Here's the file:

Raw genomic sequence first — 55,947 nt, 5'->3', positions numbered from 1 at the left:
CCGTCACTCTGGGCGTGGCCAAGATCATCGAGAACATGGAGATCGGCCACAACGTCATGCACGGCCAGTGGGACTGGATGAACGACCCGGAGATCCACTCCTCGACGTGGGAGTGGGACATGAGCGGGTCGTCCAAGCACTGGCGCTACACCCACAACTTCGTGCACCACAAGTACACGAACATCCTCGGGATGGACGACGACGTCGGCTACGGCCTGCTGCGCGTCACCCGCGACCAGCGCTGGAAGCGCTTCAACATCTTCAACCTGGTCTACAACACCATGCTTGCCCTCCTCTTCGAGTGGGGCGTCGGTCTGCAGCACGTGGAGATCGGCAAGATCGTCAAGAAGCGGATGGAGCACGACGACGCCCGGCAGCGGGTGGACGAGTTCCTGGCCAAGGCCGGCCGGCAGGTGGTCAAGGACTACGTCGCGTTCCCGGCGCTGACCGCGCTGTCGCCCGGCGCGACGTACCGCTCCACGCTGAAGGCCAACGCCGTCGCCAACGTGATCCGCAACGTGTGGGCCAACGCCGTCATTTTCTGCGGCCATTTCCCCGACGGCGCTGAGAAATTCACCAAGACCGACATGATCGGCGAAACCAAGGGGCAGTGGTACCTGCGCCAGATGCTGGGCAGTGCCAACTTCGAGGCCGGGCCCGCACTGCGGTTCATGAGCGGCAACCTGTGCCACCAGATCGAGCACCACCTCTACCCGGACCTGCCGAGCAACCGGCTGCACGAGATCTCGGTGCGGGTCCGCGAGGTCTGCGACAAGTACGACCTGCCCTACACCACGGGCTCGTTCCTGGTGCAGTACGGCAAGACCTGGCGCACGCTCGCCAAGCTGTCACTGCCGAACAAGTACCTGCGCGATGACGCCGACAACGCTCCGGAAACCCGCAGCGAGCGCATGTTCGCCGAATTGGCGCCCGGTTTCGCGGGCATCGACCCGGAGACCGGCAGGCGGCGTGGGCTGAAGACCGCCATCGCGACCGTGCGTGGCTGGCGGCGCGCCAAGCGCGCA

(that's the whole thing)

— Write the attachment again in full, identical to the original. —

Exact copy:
Raw genomic sequence first — 55,947 nt, 5'->3', positions numbered from 1 at the left:
CCGTCACTCTGGGCGTGGCCAAGATCATCGAGAACATGGAGATCGGCCACAACGTCATGCACGGCCAGTGGGACTGGATGAACGACCCGGAGATCCACTCCTCGACGTGGGAGTGGGACATGAGCGGGTCGTCCAAGCACTGGCGCTACACCCACAACTTCGTGCACCACAAGTACACGAACATCCTCGGGATGGACGACGACGTCGGCTACGGCCTGCTGCGCGTCACCCGCGACCAGCGCTGGAAGCGCTTCAACATCTTCAACCTGGTCTACAACACCATGCTTGCCCTCCTCTTCGAGTGGGGCGTCGGTCTGCAGCACGTGGAGATCGGCAAGATCGTCAAGAAGCGGATGGAGCACGACGACGCCCGGCAGCGGGTGGACGAGTTCCTGGCCAAGGCCGGCCGGCAGGTGGTCAAGGACTACGTCGCGTTCCCGGCGCTGACCGCGCTGTCGCCCGGCGCGACGTACCGCTCCACGCTGAAGGCCAACGCCGTCGCCAACGTGATCCGCAACGTGTGGGCCAACGCCGTCATTTTCTGCGGCCATTTCCCCGACGGCGCTGAGAAATTCACCAAGACCGACATGATCGGCGAAACCAAGGGGCAGTGGTACCTGCGCCAGATGCTGGGCAGTGCCAACTTCGAGGCCGGGCCCGCACTGCGGTTCATGAGCGGCAACCTGTGCCACCAGATCGAGCACCACCTCTACCCGGACCTGCCGAGCAACCGGCTGCACGAGATCTCGGTGCGGGTCCGCGAGGTCTGCGACAAGTACGACCTGCCCTACACCACGGGCTCGTTCCTGGTGCAGTACGGCAAGACCTGGCGCACGCTCGCCAAGCTGTCACTGCCGAACAAGTACCTGCGCGATGACGCCGACAACGCTCCGGAAACCCGCAGCGAGCGCATGTTCGCCGAATTGGCGCCCGGTTTCGCGGGCATCGACCCGGAGACCGGCAGGCGGCGTGGGCTGAAGACCGCCATCGCGACCGTGCGTGGCTGGCGGCGCGCCAAGCGCGCA